Allometry

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Allometry is the study of the relationship of body size to shape.[1] In particular, it refers to the rate of growth of one part of the body compared to other parts.[2][3] In most cases, the relative size of body parts changes as the body grows. Most allometric relationships are adaptive. For example, organs which depend on their surface area (such as the intestine) grow faster as the body weight increases.

Also, there are changes in allometry as a clade evolves.[4] Allometry is an important way to describe changes in gross morphology (body shape) during evolution.[5] Changes in time of development in an evolutionary series or clade are very common. The trend is known as heterochrony.

Allometry was first outlined by Otto Snell in 1892,[6] D'Arcy Thompson in 1917,[7] and Julian Huxley in 1932.[8] The relationship between two measured quantities is often expressed as a power law:

or in a logarithmic form:

where is the scaling exponent of the law.

On being the right size[change | change source]

JBS Haldane's 1926 essay On being the right size gives an overview of the way size interacts with body structure.[9] Haldane's thesis is that sheer size very often defines what bodily equipment an animal must have:

"Insects, being so small, do not have oxygen-carrying bloodstreams. What little oxygen their cells require can be absorbed by simple diffusion of air through their bodies. But being larger means an animal must take on complicated oxygen pumping and distributing systems to reach all the cells".

Many of his examples are based on the square-cube law. If an animal's length is doubled, its surface area will be squared and its weight cubed. This alone causes allometric changes in any evolutionary lineage where successive species get larger of smaller. There are many such lineages.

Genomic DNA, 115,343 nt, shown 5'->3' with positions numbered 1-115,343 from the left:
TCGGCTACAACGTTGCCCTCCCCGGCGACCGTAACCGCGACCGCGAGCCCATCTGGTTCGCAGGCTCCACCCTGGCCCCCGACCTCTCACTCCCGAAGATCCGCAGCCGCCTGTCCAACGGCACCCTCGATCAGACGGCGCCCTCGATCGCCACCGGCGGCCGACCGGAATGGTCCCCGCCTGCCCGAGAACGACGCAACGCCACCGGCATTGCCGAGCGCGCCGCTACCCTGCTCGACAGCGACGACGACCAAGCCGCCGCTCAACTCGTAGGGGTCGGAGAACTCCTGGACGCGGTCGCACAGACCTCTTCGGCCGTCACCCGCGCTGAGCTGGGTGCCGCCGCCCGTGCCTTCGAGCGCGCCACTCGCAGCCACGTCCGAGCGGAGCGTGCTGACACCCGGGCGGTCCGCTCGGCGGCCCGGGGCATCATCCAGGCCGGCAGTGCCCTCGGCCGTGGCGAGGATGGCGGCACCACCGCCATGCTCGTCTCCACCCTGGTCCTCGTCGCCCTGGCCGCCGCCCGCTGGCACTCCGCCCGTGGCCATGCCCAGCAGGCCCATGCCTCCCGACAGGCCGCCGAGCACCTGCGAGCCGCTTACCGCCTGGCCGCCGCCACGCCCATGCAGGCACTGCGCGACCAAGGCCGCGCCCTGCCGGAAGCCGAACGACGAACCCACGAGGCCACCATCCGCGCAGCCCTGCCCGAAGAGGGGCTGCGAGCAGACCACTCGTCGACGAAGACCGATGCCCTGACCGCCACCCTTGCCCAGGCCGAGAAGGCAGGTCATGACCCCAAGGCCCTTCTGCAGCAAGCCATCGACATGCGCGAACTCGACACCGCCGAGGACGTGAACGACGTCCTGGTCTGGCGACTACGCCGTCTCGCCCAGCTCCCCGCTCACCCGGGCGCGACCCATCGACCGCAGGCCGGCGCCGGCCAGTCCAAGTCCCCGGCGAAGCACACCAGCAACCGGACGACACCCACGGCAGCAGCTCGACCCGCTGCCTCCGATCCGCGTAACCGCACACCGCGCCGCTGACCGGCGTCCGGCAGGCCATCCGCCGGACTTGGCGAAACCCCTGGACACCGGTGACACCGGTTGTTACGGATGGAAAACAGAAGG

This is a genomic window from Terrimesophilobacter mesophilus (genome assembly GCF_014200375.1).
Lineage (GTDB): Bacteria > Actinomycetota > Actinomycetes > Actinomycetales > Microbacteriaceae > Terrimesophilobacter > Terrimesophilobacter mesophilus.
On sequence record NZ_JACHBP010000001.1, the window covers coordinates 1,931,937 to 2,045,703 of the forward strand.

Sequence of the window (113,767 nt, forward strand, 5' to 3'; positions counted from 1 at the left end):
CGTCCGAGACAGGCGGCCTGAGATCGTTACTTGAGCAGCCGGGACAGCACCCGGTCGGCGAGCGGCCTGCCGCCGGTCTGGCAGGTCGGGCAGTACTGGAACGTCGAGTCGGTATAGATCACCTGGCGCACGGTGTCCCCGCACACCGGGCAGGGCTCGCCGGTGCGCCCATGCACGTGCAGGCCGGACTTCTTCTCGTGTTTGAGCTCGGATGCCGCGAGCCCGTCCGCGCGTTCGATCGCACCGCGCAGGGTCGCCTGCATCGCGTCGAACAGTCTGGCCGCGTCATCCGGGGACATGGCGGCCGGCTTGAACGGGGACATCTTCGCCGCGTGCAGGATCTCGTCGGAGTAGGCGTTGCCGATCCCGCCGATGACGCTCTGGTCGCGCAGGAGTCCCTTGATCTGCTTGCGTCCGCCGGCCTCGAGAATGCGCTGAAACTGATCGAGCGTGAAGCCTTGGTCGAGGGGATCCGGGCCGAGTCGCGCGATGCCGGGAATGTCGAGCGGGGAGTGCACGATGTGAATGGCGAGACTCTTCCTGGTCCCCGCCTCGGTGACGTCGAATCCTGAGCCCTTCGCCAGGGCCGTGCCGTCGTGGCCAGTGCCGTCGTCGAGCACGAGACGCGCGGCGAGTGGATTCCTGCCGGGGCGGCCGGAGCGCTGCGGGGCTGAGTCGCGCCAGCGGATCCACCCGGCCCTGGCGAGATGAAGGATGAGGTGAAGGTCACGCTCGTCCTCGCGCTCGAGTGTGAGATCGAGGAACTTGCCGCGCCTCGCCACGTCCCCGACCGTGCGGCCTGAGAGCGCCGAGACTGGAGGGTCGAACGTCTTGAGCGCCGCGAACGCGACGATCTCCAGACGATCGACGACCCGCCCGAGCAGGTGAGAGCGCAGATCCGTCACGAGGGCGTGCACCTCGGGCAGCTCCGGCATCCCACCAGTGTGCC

The bigger an animal gets, the more would they have to change their physical shape, but the weaker they would become.

References[change | change source]

  1. Small, Christopher G. (1996). The statistical theory of shape. New York: Springer. p. 4. ISBN 0-387-94729-9. OCLC 34472491.
  2. King, Robert C. (2006). A dictionary of genetics (7th ed.). Oxford: Oxford University Press. p. 16. ISBN 978-1-4294-4025-7. OCLC 79595687.
  3. Damuth J (2001). "Scaling of growth: plants and animals are not so different". Proc. Natl. Acad. Sci. U.S.A. 98 (5): 2113–4. Bibcode:2001PNAS...98.2113D. doi:10.1073/pnas.051011198. PMC 33381. PMID 11226197.
  4. Futuyma, Douglas J. (2005). Evolution. Sunderland, Mass.: Sinauer Associates. ISBN 0-87893-187-2. OCLC 57311264.
  5. Ridley, Mark (1996). Evolution (2nd ed.). Cambridge, Mass., USA: Blackwell Science. ISBN 0-86542-495-0. OCLC 34677171.
  6. Otto Snell (1892). "Die Abhängigkeit des Hirngewichts von dem Körpergewicht und den geistigen Fähigkeiten". Arch. Psychiatr. 23 (2): 436–446. doi:10.1007/BF01843462. S2CID 30692188.
  7. Thompson, D'Arcy W (1992). On growth and form (Canto ed.). Cambridge: Cambridge University Press. ISBN 978-0-521-43776-9.
  8. Huxley, Julian S. (1972). Problems of relative growth (2nd ed.). New York: Dover. ISBN 0-486-61114-0.
  9. Haldane, J. B. S. (2000). Possible worlds. New Brunswick, N.J.: Transaction Publishers. ISBN 0-7658-0715-7. OCLC 44594030.